Living in a Bubble: Life in the Spotlight for 2012 Olympic Sponsors
Written by Phil Savage, SportBusiness Group
Staging the Olympics in London was always going to be a risk although not for many of the usual reasons. London’s ability to build venues, organise the logistics, sell tickets and generally put on a world-class show was never in doubt. Security might be high in the minds of some but the biggest risk was always with the media.
It is hard for non residents truly to appreciate what the London media environment is like. The British press is a force of nature which, in full flight, is a truly awesome phenomenon. Yet it is this beast that will determine the marketing success or failure of the companies who pay millions to associate their brands with the Olympics.
Part of the challenge lies in the values that the Olympic movement represents which tout such high ideals that it almost invites parody. Commentators make great sport highlighting the “hypocrisy” of all those involved in areas where they fall short of the Olympic rhetoric.
Keen Vancouver 2010 watchers will recall that sponsors fall into two categories: those in the International Olympic Committee’s (IOC) TOP Programme and national brands recruited by the local organising committee. Life will be generally easier for local sponsors like British Airways and (former state telecom monopoly) BT who have the advantage of being seen as patriotic.
Local partners do not avoid scrutiny entirely, however. BP has been criticised over its environmental record as has Rio Tinto, which is the company supplying the metal for the medals.
Confectionary brand Cadburys campaign linked to school sports equipment was greeted with howls of derision when journalists worked out the mountains of chocolate that would be consumed as a result.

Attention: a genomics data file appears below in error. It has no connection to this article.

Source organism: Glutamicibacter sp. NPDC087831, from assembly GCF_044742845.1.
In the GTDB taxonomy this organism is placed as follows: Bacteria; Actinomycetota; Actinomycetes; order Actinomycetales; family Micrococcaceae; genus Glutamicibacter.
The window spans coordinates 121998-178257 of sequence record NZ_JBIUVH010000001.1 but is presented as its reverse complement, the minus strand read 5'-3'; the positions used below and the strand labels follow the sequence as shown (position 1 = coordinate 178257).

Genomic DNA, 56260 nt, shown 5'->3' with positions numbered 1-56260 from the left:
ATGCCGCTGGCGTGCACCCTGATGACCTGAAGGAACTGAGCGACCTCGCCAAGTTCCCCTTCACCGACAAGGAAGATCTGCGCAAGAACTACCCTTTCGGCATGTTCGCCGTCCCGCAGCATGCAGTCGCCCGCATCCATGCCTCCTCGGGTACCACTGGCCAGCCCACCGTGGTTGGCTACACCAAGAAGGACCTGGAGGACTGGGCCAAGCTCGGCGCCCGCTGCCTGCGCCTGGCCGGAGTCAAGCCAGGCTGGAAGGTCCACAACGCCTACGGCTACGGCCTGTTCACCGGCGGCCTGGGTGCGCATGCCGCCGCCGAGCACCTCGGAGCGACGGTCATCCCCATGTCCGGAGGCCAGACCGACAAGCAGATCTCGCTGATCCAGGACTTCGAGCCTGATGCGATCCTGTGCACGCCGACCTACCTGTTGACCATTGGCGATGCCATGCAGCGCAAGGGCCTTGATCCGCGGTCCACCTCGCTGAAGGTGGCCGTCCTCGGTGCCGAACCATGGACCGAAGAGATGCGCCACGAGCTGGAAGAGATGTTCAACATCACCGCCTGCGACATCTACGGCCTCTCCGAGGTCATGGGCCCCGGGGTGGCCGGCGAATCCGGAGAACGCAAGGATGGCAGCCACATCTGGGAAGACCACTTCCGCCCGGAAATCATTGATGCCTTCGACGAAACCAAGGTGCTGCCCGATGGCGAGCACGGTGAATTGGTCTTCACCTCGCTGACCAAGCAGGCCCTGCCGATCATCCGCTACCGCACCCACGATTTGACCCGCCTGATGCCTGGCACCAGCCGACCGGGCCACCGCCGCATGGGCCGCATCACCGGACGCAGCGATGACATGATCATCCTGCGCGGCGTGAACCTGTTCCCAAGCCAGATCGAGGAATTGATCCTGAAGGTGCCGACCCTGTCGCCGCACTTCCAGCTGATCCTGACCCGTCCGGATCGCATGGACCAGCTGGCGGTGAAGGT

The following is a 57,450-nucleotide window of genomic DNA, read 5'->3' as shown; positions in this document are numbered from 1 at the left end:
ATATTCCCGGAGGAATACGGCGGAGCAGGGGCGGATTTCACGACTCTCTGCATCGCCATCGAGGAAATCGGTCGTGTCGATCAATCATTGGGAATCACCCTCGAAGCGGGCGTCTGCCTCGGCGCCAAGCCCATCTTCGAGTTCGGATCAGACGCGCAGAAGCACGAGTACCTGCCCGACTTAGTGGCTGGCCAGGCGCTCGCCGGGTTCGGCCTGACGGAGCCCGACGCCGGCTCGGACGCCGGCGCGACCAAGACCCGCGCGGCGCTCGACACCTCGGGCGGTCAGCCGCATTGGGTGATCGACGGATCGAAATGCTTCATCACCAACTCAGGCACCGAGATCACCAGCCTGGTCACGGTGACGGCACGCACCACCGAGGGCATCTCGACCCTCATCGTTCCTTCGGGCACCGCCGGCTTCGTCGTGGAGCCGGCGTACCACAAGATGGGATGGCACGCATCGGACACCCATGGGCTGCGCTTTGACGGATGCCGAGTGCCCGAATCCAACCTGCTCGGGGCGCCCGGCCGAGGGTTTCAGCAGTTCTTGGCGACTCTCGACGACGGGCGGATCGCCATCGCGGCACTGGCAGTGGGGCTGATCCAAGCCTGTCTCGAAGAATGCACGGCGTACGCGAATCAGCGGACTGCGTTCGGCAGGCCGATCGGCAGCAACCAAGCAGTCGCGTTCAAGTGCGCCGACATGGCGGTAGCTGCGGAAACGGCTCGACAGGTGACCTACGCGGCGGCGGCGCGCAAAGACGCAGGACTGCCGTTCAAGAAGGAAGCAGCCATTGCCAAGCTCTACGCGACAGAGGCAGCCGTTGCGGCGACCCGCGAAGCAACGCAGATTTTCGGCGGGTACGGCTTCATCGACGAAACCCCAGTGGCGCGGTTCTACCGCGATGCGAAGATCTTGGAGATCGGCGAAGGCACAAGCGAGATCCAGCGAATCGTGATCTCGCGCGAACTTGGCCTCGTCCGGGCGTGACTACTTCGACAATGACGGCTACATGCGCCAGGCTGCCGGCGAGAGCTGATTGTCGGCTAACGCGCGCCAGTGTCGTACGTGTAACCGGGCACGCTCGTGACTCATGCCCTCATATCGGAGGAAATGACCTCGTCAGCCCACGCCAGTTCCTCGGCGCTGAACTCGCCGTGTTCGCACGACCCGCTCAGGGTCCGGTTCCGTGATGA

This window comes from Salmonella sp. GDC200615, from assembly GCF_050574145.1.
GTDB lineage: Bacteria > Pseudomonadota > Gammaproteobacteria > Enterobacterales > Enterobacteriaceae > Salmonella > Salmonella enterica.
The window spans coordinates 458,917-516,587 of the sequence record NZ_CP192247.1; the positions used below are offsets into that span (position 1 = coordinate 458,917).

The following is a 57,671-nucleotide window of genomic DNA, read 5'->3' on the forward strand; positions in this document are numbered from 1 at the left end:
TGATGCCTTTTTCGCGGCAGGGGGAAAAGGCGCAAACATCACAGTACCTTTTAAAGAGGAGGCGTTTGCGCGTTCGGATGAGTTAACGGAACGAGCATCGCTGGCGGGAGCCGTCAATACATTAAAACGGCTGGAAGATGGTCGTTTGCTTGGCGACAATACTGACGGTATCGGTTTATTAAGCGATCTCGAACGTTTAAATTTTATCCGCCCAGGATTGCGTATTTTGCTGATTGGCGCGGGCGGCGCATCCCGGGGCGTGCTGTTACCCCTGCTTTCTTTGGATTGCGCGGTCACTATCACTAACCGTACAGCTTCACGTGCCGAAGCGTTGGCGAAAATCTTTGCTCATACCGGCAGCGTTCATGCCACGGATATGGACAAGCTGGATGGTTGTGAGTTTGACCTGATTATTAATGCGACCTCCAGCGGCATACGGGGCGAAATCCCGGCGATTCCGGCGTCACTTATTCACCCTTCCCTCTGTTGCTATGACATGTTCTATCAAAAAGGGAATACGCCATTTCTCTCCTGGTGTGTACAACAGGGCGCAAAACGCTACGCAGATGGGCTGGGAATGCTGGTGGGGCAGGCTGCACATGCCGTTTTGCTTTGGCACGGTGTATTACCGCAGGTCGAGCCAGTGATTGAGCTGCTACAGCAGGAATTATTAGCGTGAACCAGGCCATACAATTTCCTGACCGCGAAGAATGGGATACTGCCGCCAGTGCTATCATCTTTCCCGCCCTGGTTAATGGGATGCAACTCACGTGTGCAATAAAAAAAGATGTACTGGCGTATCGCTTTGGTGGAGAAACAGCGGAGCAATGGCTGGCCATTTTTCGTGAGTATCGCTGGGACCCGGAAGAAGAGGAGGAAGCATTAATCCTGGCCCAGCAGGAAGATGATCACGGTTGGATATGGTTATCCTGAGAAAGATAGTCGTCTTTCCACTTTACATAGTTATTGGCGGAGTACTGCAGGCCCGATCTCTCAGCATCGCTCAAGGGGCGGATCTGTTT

The fortunes of international brands like Adidas and Dow Chemical recruited by LOCOG, have also been mixed. Adidas enjoyed/endured 48 hours of heat when it wrapped itself in a slightly blue Union flag to launch the TeamGB kit. Its inspired choice of designer Stella McCartney (daughter of Beatle Paul) proved decisive as her unimpeachable British credentials won the day for the brand.
Dow, by contrast must regret its decision to provide the wrap for the Olympic stadium. Protests from the Indian Olympic Committee over the company’s links to the Bhopal disaster have been a gift to critics who have held the sponsor’s feet to the fire for months.
Other IOC sponsors have also had had their triumphs and disasters. Timing brand Omega popped up to brand the countdown clock which promptly stopped, causing the company to duck back behind its brand ambassadors.
GE has majored on its status as a major British employer – a good call given the current uncertainty in the jobs market.
Visa has annoyed most Londoners with its deal to be the exclusive credit card for all ticket and merchandise purchases but as it takes a percentage on every sale is probably happy already.
P&G has favoured a message around motherhood designed to play well on social media which has probably not had the pick up it might have hoped. Additionally, the company simultaneously announced a huge cut in its ad spending which didn’t exactly endear them to the media moguls.
Given the mixed reaction to sponsors and the significant risk of brand damage one is tempted to ask ‘why do they do it?’ No doubt once the Olympics are over there will be the usual post-rationalisation by sponsors: I guarantee none will declare 2012 a failure. By then the media monster will have moved on to devour something else and a new town will be getting ready for the Olympic wagon train.